I’m usually pretty proud to be from Massachusetts. Cradle of Liberty, great education system, almost no country music… Massachusetts is supposed to be one of the places that helps pull the center of the national intellectual curve up a bit.
Nevertheless, once and a while, I have an epic facepalm that makes me realize that the place can be wicked fahkin retahded. The last time was when Boston went into a state of complete freak out over lite-brites stuck to bridges.
This time, it is Boston’s apoplectic reaction to the latest Rolling Stone cover. My social media feeds are highly Boston-centric, and the reactions are strong. The complaint? Rolling Stone should not have put that guy on the cover, and if they did, they shouldn’t have used such a flattering picture.
I’m really not sure what to say about the “flattering picture” issue. If you find this guy stirring your loins, then go masturbate and get over it. Then come back for the rest of this post.
In all fairness, I don’t think that the whiny shit syndrome started in Boston. Like most shitty things in America today, it all started on 9/11.
Remember who Time named Person of the Year for
2011 2001? If you don’t, that’s good. You’re my control group. Before you guess, let me tell you about some prior “people of the year.” The title was supposed to acknowledge the person who defined the year. It wasn’t a prize or an award. In 1938, it was Adolf Hitler, as damn well it should have been. In 1939 and 1942? Josef Stalin. 1979? Ayatollah Khomeini.
But, on 9/11, we were a nation of mewling fucking cowards with a mainstream press that existed to provide cover for the government and business – not to inform. So, Time’s Person of the Year in 2001? Rudy Fucking Giuliani.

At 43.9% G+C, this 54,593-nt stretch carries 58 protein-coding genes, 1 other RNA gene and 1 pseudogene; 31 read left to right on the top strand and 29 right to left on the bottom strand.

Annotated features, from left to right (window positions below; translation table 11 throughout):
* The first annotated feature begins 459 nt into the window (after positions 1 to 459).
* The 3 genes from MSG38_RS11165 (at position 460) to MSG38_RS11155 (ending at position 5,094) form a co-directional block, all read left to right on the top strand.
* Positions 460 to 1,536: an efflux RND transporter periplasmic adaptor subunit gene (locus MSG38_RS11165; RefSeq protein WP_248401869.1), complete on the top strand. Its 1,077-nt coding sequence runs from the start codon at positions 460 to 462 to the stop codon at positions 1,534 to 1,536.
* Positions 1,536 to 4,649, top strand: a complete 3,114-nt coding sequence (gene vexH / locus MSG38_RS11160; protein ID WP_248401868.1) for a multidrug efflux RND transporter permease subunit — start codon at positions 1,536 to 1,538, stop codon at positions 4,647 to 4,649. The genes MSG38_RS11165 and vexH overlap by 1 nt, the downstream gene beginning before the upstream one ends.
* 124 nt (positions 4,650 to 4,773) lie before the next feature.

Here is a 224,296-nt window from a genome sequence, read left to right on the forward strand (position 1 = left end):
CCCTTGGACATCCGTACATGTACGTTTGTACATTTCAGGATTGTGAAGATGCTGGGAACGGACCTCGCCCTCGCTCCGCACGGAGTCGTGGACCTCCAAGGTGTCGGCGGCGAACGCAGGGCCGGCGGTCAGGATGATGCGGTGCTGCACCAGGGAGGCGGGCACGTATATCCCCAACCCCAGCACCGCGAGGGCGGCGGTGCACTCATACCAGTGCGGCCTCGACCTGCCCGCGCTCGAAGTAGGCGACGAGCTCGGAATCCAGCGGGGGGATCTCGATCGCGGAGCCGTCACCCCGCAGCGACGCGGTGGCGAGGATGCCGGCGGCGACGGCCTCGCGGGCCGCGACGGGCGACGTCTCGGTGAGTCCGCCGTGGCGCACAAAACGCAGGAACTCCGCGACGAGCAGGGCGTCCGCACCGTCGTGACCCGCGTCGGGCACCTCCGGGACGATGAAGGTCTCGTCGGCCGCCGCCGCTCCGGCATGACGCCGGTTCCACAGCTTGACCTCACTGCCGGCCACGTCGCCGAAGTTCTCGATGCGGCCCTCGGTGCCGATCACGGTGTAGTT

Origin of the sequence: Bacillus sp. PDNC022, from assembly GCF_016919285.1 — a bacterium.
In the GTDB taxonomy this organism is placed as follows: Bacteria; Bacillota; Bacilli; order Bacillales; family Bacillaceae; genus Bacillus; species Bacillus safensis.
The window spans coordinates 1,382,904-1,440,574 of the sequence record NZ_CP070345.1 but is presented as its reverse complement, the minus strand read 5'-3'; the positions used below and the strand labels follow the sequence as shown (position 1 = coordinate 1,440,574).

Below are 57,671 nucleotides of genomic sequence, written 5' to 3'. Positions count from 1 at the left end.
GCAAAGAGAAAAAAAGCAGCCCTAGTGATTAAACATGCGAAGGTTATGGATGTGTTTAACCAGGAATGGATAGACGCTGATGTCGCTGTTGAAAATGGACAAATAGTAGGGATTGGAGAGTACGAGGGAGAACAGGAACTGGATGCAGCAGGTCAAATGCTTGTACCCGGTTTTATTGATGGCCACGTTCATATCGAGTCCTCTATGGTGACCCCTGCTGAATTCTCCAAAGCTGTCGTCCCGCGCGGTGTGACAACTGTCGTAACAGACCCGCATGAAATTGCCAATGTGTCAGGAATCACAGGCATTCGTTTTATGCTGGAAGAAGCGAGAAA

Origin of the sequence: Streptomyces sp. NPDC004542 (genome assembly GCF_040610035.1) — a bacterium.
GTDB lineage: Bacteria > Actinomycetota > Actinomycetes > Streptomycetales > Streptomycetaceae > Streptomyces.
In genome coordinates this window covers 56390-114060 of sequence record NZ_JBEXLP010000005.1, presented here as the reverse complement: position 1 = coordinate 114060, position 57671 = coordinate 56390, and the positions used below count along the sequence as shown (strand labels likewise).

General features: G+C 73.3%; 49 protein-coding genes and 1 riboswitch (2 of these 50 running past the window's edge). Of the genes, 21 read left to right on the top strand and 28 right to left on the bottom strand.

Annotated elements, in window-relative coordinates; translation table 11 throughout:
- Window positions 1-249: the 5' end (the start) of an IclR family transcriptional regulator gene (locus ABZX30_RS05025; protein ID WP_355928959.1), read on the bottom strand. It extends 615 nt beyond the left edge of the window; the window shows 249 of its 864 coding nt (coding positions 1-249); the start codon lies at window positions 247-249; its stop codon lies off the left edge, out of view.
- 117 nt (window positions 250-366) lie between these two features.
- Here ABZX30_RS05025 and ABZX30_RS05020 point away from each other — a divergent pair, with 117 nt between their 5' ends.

Nothing against Rudy. I’ll give him credit where due – and he’s due a lot of it. If you want to call him the bravest sonofabitch of 2001, you might have a point. (Or not). Coolest guy ever? Sure, go ahead. “Greatest person of the year?” Maybe even that. But, Time knew that there would be a national freak out, if they acted with integrity – because if they did, Osama Bin Laden would have been “Person of the Year.”
And here we have it again. I haven’t read the Rolling Stone story. I am not really interested. I don’t care what made this punk tick. But, I value what Rolling Stone is adding to the marketplace of ideas – as a lot of people might want to know about him. What made him do it? What can we learn from it? This is a stall in the Marketplace of Ideas that needs to be filled.
And now, there is a chorus rising from Massachusetts – calling for a boycott of the magazine. Wicked. Fahkin. Retahded, people. Putting someone on the cover of Rolling Stone doesn’t mean you’re honoring them. Flipping out about it, in a downright Bush-ian anti-intellectual nature is not only comically stupid, but contributes to a dumbing-down of journalism – a profession that is already on intellectual life support. Rolling Stone is one of the last places where journalists actually practice that craft. Boycott it if you like, but when you do so, remember that you’re helping make the country dumber – and that is not what Massachusetts is supposed to do.
UPDATE: Mayor Menino weighed in – with a pretty stupid letter. He, like the rest of the apoplectic crowd, seems to take the position that being on the cover of a magazine is some kind of prize or award. It is not a prize. Nobody deserves to be on the cover of a magazine or a newspaper. The purpose of the publication is to inform the reader.
To pre-empt the question: This is not a First Amendment problem. Yes, there is a government actor. The government gets to scold people. It only crosses the First Amendment line if there is coercive activity. He has a right, perhaps even a duty, to express his views. I just think his views are absurd. But, this is also the guy who brought us the view that Aqua Teen Hunger Force was in league with Al Quaeda.